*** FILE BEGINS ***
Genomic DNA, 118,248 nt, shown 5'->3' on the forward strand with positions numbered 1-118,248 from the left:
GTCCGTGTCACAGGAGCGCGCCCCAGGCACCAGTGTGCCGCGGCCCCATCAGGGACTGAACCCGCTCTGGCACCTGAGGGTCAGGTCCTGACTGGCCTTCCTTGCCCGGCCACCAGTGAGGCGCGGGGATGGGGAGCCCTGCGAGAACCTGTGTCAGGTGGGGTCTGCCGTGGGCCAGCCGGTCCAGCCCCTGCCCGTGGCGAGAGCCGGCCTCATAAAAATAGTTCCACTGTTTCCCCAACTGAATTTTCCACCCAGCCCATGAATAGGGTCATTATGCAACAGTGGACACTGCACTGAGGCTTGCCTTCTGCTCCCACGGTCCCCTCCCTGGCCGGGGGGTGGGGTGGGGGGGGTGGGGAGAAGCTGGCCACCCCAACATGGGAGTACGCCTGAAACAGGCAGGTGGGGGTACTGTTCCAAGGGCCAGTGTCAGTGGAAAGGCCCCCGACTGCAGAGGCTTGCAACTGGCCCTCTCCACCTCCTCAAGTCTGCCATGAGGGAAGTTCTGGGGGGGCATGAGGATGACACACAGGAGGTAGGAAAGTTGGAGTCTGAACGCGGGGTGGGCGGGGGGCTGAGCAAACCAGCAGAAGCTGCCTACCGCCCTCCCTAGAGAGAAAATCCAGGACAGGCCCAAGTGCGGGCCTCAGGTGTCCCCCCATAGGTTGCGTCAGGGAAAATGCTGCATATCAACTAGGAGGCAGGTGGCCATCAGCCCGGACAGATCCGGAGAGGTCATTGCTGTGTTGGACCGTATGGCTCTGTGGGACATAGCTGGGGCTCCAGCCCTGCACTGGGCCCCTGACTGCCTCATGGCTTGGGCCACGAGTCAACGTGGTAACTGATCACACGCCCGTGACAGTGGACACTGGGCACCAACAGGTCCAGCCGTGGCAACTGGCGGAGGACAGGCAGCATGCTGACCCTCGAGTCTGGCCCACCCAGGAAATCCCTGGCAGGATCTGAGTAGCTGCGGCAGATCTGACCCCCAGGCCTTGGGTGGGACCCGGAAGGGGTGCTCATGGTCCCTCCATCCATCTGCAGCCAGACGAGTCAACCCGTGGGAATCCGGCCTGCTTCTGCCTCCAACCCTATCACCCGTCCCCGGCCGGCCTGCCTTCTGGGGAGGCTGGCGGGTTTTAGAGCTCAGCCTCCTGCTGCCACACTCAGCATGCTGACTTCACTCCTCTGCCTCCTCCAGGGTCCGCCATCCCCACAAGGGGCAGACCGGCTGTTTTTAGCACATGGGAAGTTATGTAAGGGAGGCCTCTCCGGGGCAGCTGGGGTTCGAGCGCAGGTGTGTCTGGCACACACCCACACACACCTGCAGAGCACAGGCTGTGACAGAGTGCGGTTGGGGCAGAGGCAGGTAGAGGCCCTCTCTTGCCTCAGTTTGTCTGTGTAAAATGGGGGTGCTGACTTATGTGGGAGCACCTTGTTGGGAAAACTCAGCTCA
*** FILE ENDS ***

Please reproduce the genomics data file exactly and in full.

Genomic DNA, 118,248 nt, shown 5'->3' on the forward strand with positions numbered 1-118,248 from the left:
GTCCGTGTCACAGGAGCGCGCCCCAGGCACCAGTGTGCCGCGGCCCCATCAGGGACTGAACCCGCTCTGGCACCTGAGGGTCAGGTCCTGACTGGCCTTCCTTGCCCGGCCACCAGTGAGGCGCGGGGATGGGGAGCCCTGCGAGAACCTGTGTCAGGTGGGGTCTGCCGTGGGCCAGCCGGTCCAGCCCCTGCCCGTGGCGAGAGCCGGCCTCATAAAAATAGTTCCACTGTTTCCCCAACTGAATTTTCCACCCAGCCCATGAATAGGGTCATTATGCAACAGTGGACACTGCACTGAGGCTTGCCTTCTGCTCCCACGGTCCCCTCCCTGGCCGGGGGGTGGGGTGGGGGGGGTGGGGAGAAGCTGGCCACCCCAACATGGGAGTACGCCTGAAACAGGCAGGTGGGGGTACTGTTCCAAGGGCCAGTGTCAGTGGAAAGGCCCCCGACTGCAGAGGCTTGCAACTGGCCCTCTCCACCTCCTCAAGTCTGCCATGAGGGAAGTTCTGGGGGGGCATGAGGATGACACACAGGAGGTAGGAAAGTTGGAGTCTGAACGCGGGGTGGGCGGGGGGCTGAGCAAACCAGCAGAAGCTGCCTACCGCCCTCCCTAGAGAGAAAATCCAGGACAGGCCCAAGTGCGGGCCTCAGGTGTCCCCCCATAGGTTGCGTCAGGGAAAATGCTGCATATCAACTAGGAGGCAGGTGGCCATCAGCCCGGACAGATCCGGAGAGGTCATTGCTGTGTTGGACCGTATGGCTCTGTGGGACATAGCTGGGGCTCCAGCCCTGCACTGGGCCCCTGACTGCCTCATGGCTTGGGCCACGAGTCAACGTGGTAACTGATCACACGCCCGTGACAGTGGACACTGGGCACCAACAGGTCCAGCCGTGGCAACTGGCGGAGGACAGGCAGCATGCTGACCCTCGAGTCTGGCCCACCCAGGAAATCCCTGGCAGGATCTGAGTAGCTGCGGCAGATCTGACCCCCAGGCCTTGGGTGGGACCCGGAAGGGGTGCTCATGGTCCCTCCATCCATCTGCAGCCAGACGAGTCAACCCGTGGGAATCCGGCCTGCTTCTGCCTCCAACCCTATCACCCGTCCCCGGCCGGCCTGCCTTCTGGGGAGGCTGGCGGGTTTTAGAGCTCAGCCTCCTGCTGCCACACTCAGCATGCTGACTTCACTCCTCTGCCTCCTCCAGGGTCCGCCATCCCCACAAGGGGCAGACCGGCTGTTTTTAGCACATGGGAAGTTATGTAAGGGAGGCCTCTCCGGGGCAGCTGGGGTTCGAGCGCAGGTGTGTCTGGCACACACCCACACACACCTGCAGAGCACAGGCTGTGACAGAGTGCGGTTGGGGCAGAGGCAGGTAGAGGCCCTCTCTTGCCTCAGTTTGTCTGTGTAAAATGGGGGTGCTGACTTATGTGGGAGCACCTTGTTGGGAAAACTCAGCTCA